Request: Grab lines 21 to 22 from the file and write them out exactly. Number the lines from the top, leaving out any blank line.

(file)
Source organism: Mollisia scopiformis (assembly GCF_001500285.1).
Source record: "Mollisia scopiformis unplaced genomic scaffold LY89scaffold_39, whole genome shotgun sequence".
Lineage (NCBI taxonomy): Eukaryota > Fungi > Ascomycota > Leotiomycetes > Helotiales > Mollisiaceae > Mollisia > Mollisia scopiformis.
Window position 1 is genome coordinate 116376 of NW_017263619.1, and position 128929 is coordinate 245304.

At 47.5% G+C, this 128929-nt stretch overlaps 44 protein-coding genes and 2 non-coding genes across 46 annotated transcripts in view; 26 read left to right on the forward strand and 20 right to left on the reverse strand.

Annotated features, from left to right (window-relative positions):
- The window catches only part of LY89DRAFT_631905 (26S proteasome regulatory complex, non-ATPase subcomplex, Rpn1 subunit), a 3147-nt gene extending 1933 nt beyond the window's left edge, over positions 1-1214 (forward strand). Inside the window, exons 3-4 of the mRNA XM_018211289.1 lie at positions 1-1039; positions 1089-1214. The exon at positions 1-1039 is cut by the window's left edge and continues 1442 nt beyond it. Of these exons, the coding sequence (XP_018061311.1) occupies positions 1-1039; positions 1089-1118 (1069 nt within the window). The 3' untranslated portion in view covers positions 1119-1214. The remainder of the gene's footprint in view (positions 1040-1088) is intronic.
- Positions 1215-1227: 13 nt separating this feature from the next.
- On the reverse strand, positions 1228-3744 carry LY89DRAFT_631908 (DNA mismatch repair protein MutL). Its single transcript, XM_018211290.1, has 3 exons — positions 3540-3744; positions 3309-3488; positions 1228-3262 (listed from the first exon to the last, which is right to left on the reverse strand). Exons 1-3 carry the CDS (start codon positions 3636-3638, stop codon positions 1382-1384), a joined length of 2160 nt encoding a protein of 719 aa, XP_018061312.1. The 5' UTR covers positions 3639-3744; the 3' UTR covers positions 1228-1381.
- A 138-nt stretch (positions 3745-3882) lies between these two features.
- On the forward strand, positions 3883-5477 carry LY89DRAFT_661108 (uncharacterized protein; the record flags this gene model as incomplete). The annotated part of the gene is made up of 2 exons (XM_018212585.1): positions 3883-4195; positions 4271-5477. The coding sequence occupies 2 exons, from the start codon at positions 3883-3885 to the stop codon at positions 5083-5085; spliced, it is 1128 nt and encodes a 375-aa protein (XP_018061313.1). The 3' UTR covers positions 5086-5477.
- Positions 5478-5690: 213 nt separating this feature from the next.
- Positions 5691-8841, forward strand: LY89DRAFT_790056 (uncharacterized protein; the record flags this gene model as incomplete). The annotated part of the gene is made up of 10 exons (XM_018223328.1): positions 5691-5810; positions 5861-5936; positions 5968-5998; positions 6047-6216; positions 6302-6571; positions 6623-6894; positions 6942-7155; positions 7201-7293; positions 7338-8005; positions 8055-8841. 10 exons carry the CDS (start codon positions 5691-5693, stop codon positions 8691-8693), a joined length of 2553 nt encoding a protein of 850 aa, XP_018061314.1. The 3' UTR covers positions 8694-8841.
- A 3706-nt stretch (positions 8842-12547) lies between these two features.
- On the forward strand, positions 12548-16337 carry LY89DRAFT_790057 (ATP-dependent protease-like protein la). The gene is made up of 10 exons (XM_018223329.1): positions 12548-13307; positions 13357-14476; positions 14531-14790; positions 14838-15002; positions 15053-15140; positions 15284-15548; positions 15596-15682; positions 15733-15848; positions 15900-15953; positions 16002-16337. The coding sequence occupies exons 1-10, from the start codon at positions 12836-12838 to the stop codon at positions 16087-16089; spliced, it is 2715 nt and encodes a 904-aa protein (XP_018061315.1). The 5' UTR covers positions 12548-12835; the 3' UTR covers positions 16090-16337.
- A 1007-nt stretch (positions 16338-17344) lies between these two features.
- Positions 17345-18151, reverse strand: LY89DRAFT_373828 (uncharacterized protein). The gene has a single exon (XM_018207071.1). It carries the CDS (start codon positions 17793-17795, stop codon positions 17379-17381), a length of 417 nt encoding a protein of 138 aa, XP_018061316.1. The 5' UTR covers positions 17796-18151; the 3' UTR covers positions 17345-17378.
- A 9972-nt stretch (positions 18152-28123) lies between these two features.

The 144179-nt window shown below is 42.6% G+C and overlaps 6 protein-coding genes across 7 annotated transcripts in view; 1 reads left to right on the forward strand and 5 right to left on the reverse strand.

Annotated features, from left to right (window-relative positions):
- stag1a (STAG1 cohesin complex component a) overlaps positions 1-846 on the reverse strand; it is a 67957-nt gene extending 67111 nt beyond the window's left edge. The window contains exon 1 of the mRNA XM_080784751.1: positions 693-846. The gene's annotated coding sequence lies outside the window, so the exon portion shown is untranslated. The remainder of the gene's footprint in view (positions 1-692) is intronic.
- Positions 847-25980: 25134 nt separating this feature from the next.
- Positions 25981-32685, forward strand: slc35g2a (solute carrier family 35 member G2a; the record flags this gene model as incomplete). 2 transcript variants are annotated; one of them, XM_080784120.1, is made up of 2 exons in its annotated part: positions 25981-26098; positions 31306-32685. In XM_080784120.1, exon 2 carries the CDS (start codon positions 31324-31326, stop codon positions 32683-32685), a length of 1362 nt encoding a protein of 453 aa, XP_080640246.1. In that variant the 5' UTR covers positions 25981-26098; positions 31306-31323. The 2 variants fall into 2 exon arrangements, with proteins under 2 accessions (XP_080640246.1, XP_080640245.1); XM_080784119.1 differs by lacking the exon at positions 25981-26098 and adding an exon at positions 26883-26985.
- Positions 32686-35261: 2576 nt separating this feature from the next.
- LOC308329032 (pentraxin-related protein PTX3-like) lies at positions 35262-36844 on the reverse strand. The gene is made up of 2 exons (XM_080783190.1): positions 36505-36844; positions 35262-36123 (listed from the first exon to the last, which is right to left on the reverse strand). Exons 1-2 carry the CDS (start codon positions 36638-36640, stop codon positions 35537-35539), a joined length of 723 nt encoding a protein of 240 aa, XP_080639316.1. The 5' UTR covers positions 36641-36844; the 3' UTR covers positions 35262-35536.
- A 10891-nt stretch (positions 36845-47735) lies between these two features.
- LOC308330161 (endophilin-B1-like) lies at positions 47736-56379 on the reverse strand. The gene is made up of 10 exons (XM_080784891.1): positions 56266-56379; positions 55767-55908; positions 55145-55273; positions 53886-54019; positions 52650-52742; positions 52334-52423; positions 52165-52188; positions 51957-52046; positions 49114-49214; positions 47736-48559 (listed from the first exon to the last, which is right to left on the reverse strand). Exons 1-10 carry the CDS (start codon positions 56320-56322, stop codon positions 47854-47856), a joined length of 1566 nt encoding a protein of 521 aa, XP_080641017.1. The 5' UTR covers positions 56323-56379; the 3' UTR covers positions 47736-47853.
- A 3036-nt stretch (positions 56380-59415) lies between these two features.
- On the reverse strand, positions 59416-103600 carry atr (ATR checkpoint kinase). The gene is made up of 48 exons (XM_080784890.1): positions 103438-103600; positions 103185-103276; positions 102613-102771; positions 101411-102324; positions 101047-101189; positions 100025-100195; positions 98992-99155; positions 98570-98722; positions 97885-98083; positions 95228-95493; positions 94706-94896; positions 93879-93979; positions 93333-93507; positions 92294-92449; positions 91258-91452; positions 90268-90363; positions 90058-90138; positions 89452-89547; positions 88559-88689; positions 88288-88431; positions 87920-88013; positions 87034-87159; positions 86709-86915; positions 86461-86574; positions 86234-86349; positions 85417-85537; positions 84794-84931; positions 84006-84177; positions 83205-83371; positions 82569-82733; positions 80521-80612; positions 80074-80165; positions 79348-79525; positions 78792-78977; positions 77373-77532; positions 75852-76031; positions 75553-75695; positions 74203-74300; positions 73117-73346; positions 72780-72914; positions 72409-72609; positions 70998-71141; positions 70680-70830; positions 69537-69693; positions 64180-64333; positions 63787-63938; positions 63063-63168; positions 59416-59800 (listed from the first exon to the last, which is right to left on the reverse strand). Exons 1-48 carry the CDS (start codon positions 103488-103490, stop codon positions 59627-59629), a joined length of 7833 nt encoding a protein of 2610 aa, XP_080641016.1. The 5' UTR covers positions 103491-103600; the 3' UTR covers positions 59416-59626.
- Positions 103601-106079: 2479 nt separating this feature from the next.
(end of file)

- stag1a (STAG1 cohesin complex component a) overlaps positions 1-846 on the reverse strand; it is a 67957-nt gene extending 67111 nt beyond the window's left edge. The window contains exon 1 of the mRNA XM_080784751.1: positions 693-846. The gene's annotated coding sequence lies outside the window, so the exon portion shown is untranslated. The remainder of the gene's footprint in view (positions 1-692) is intronic.
- Positions 847-25980: 25134 nt separating this feature from the next.